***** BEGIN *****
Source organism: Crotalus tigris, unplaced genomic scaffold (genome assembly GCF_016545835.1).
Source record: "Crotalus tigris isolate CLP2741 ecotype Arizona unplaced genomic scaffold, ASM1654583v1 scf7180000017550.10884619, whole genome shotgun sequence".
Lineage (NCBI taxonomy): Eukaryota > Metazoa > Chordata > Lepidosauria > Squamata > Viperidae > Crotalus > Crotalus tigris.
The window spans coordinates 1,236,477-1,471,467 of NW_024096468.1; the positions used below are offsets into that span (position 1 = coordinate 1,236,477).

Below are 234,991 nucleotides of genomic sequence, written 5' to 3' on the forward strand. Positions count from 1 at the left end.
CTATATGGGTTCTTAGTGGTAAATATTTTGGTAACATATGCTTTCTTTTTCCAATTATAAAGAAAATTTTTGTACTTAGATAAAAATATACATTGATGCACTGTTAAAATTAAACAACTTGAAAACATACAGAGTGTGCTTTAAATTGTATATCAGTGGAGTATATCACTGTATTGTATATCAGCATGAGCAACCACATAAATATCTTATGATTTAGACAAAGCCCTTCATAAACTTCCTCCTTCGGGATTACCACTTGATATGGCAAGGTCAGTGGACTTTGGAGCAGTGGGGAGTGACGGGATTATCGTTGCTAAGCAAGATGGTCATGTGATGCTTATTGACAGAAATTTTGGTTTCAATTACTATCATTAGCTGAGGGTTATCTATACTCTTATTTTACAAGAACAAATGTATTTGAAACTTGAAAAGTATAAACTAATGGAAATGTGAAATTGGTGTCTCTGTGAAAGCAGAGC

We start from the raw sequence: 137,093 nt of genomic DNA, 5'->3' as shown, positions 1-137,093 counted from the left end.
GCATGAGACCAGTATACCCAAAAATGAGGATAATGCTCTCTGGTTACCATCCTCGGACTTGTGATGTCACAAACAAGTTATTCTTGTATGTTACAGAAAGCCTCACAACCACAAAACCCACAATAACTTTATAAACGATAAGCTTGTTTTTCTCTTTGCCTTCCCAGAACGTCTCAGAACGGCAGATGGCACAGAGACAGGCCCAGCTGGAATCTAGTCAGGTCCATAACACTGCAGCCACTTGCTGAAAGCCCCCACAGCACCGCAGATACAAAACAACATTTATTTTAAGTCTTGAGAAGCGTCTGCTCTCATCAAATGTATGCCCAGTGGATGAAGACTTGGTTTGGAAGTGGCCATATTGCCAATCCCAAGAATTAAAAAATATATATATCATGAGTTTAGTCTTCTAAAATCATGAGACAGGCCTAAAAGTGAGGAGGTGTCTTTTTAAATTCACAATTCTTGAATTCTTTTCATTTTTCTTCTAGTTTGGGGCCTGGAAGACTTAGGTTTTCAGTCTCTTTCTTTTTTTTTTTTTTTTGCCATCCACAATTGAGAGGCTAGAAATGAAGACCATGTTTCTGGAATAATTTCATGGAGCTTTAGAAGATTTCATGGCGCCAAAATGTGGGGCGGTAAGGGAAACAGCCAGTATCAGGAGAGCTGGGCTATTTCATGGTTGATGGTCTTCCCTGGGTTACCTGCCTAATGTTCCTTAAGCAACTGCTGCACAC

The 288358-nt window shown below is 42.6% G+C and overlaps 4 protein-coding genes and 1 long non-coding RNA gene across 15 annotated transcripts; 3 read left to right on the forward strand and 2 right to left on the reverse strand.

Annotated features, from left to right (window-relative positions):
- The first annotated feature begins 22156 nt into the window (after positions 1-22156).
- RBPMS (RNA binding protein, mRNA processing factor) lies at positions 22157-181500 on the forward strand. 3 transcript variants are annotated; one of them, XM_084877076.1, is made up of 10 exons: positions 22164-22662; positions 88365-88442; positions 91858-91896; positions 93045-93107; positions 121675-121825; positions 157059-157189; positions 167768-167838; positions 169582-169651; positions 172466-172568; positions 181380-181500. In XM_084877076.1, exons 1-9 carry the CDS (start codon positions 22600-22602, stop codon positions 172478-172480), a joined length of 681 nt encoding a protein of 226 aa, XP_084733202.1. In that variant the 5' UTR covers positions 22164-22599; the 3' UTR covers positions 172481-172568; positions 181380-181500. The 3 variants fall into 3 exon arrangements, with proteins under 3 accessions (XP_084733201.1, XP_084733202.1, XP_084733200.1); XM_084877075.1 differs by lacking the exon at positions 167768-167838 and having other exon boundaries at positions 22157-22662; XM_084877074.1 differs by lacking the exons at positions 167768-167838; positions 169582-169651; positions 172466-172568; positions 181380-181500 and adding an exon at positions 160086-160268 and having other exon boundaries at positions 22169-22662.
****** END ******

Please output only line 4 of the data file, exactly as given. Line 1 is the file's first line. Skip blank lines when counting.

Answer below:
The window spans coordinates 1,236,477-1,471,467 of NW_024096468.1; the positions used below are offsets into that span (position 1 = coordinate 1,236,477).